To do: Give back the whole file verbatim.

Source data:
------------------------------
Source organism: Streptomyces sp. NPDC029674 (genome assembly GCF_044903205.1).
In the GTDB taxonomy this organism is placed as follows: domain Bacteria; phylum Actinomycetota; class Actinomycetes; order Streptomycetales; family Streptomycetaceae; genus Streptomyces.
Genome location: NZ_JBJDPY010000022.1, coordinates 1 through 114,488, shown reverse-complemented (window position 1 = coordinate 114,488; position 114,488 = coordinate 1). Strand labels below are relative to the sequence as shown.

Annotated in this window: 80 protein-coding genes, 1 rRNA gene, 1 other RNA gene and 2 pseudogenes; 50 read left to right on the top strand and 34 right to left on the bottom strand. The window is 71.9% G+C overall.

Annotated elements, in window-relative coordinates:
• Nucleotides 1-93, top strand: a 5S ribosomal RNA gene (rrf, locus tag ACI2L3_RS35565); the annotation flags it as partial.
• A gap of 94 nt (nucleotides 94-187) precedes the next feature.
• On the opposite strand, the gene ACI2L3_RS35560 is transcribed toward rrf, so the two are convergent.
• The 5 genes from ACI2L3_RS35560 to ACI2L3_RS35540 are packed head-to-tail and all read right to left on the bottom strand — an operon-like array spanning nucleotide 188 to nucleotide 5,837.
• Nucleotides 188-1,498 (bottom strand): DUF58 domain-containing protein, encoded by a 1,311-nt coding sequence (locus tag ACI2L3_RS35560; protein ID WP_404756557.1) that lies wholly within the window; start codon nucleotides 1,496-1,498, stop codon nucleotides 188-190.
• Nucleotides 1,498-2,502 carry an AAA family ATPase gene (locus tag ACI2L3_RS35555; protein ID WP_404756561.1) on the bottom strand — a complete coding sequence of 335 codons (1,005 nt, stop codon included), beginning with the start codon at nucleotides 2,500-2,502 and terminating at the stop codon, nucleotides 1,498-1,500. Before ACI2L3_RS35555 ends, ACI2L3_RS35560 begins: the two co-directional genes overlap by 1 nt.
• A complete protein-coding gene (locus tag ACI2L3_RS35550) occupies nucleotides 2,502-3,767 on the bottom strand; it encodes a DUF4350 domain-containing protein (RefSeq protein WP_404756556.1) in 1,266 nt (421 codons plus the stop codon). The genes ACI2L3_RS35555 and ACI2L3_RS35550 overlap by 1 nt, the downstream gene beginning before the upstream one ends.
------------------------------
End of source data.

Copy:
Source organism: Streptomyces sp. NPDC029674 (genome assembly GCF_044903205.1).
In the GTDB taxonomy this organism is placed as follows: domain Bacteria; phylum Actinomycetota; class Actinomycetes; order Streptomycetales; family Streptomycetaceae; genus Streptomyces.
Genome location: NZ_JBJDPY010000022.1, coordinates 1 through 114,488, shown reverse-complemented (window position 1 = coordinate 114,488; position 114,488 = coordinate 1). Strand labels below are relative to the sequence as shown.

Annotated in this window: 80 protein-coding genes, 1 rRNA gene, 1 other RNA gene and 2 pseudogenes; 50 read left to right on the top strand and 34 right to left on the bottom strand. The window is 71.9% G+C overall.

Annotated elements, in window-relative coordinates:
• Nucleotides 1-93, top strand: a 5S ribosomal RNA gene (rrf, locus tag ACI2L3_RS35565); the annotation flags it as partial.
• A gap of 94 nt (nucleotides 94-187) precedes the next feature.
• On the opposite strand, the gene ACI2L3_RS35560 is transcribed toward rrf, so the two are convergent.
• The 5 genes from ACI2L3_RS35560 to ACI2L3_RS35540 are packed head-to-tail and all read right to left on the bottom strand — an operon-like array spanning nucleotide 188 to nucleotide 5,837.
• Nucleotides 188-1,498 (bottom strand): DUF58 domain-containing protein, encoded by a 1,311-nt coding sequence (locus tag ACI2L3_RS35560; protein ID WP_404756557.1) that lies wholly within the window; start codon nucleotides 1,496-1,498, stop codon nucleotides 188-190.
• Nucleotides 1,498-2,502 carry an AAA family ATPase gene (locus tag ACI2L3_RS35555; protein ID WP_404756561.1) on the bottom strand — a complete coding sequence of 335 codons (1,005 nt, stop codon included), beginning with the start codon at nucleotides 2,500-2,502 and terminating at the stop codon, nucleotides 1,498-1,500. Before ACI2L3_RS35555 ends, ACI2L3_RS35560 begins: the two co-directional genes overlap by 1 nt.
• A complete protein-coding gene (locus tag ACI2L3_RS35550) occupies nucleotides 2,502-3,767 on the bottom strand; it encodes a DUF4350 domain-containing protein (RefSeq protein WP_404756556.1) in 1,266 nt (421 codons plus the stop codon). The genes ACI2L3_RS35555 and ACI2L3_RS35550 overlap by 1 nt, the downstream gene beginning before the upstream one ends.